Shaw Prairie Cisterns
Shaw Prairie Cisterns is a mobile, reconfigurable constellation of inhabitable, rainwater-diverting structures mounted on the backs of commercially-available boat trailers, ubiquitous lakeshore objects found in the driveways and boatyards of Chicago’s suburbs. Each trailer supports a platform for seating, socializing, performing, and observing; overhead, a network of lightweight boat-wrap vessels intercepts and collects rainwater, temporarily diverting it from flowing to the Skokie and Chicago Rivers.
The Lake Michigan and Mississippi River watersheds meet at the base of the Ragdale campus driveway; rainwater on Green Bay Road drains to the shores of Lake Michigan to the east, while rain falling west of the Ragdale campus runs over Shaw Prairie to the tributaries of the Mississippi River. Before colonization and urbanization, vast prairies throughout what is now Illinois and the American Midwest served as invaluable flood control systems, intercepting and sequestering runoff within deep, entangled root systems. Only six acres of prairie out of every million survives to the present day. As increasingly violent rainfall and diminished prairieland subject the region to torrential, damaging floods, tributary streams and rivers overrun their banks and place previously “safe” infrastructure at risk.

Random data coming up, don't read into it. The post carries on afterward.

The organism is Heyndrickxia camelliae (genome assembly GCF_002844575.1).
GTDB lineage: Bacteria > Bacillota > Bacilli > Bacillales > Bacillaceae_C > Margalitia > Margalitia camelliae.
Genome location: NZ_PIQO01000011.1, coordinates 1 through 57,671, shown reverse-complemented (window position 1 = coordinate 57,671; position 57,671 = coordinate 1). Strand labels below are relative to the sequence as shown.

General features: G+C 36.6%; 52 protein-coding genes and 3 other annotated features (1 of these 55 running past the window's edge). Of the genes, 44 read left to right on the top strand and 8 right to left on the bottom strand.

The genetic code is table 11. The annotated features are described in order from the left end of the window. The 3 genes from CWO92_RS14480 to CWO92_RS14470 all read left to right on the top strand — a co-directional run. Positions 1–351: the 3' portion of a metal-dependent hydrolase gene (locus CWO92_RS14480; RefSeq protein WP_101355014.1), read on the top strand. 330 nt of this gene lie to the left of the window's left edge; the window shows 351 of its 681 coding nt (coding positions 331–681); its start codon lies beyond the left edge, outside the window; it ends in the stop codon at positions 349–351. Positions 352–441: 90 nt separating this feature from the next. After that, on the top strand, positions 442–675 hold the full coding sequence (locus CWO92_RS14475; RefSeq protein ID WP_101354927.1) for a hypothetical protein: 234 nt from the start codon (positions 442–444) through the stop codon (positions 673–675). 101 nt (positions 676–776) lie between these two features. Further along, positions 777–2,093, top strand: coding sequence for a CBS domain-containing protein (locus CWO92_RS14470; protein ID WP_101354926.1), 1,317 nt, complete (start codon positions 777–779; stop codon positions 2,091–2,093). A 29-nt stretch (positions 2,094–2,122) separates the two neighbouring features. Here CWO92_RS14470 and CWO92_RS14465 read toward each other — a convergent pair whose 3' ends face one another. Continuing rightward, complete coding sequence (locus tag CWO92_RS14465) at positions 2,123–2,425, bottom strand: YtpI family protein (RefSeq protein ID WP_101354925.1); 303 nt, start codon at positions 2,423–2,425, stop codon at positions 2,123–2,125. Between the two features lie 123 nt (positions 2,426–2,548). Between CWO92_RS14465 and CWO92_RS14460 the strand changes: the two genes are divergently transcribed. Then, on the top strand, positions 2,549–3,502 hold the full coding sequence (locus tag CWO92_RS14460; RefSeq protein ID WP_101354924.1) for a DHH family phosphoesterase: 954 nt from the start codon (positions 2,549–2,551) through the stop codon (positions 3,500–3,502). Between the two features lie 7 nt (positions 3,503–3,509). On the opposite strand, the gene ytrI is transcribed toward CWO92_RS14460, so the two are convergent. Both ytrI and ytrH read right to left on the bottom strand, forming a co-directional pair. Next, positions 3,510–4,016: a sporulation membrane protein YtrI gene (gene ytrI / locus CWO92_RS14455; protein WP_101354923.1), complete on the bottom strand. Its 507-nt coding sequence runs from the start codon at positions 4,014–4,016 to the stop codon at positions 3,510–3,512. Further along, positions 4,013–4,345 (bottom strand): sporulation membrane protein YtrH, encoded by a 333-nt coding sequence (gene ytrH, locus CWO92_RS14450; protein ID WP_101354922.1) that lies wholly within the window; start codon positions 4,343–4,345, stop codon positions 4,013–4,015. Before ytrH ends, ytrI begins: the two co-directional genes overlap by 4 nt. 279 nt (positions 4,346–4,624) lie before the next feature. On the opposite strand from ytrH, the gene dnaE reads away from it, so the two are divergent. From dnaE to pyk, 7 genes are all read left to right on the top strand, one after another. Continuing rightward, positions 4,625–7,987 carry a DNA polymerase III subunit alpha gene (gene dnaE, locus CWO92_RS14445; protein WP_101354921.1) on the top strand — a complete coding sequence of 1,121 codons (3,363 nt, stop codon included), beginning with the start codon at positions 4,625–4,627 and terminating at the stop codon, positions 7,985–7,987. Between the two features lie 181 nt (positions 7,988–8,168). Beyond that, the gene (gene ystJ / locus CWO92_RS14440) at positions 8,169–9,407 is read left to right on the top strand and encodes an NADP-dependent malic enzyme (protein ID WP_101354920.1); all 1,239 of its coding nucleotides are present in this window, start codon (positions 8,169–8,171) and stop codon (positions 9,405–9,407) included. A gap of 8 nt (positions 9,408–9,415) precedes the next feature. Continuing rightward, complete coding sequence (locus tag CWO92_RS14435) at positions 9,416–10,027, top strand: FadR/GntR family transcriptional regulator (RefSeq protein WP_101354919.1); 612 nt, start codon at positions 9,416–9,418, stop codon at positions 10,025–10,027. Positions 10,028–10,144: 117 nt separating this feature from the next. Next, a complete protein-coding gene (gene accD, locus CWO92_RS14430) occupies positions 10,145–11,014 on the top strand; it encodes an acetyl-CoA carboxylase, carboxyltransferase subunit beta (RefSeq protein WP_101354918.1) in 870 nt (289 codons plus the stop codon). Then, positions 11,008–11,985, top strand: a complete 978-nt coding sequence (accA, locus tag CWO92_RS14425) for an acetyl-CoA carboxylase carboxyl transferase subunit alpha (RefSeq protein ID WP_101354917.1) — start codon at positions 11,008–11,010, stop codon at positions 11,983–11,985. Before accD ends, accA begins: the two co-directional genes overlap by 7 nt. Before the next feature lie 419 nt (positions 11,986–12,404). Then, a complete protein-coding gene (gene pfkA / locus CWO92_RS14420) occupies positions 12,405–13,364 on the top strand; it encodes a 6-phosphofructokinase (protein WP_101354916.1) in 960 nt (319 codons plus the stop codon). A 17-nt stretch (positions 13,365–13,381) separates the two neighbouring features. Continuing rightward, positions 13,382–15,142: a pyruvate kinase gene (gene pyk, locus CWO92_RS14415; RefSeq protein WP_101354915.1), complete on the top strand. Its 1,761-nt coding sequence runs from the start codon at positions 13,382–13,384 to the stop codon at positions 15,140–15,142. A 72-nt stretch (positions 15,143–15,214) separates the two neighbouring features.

Shaw Prairie Cisterns reconstitutes locally available boating materials as inhabitable rainwater cisterns: prototypes of generous, mobile infrastructures which might be deployed in similar contexts to collect water, divert runoff, and provide platforms for performance and gathering. At the end of the season at Ragdale, we will give the Cisterns new homes throughout the Great Lakes watershed, helping to offset impervious surfaces while providing a welcoming public space beneath their translucent canopies.
Lake Forest, Illinois
In collaboration with Emily Kutil
Team: Melissa Folsenlogen, Tyler Schaafsma.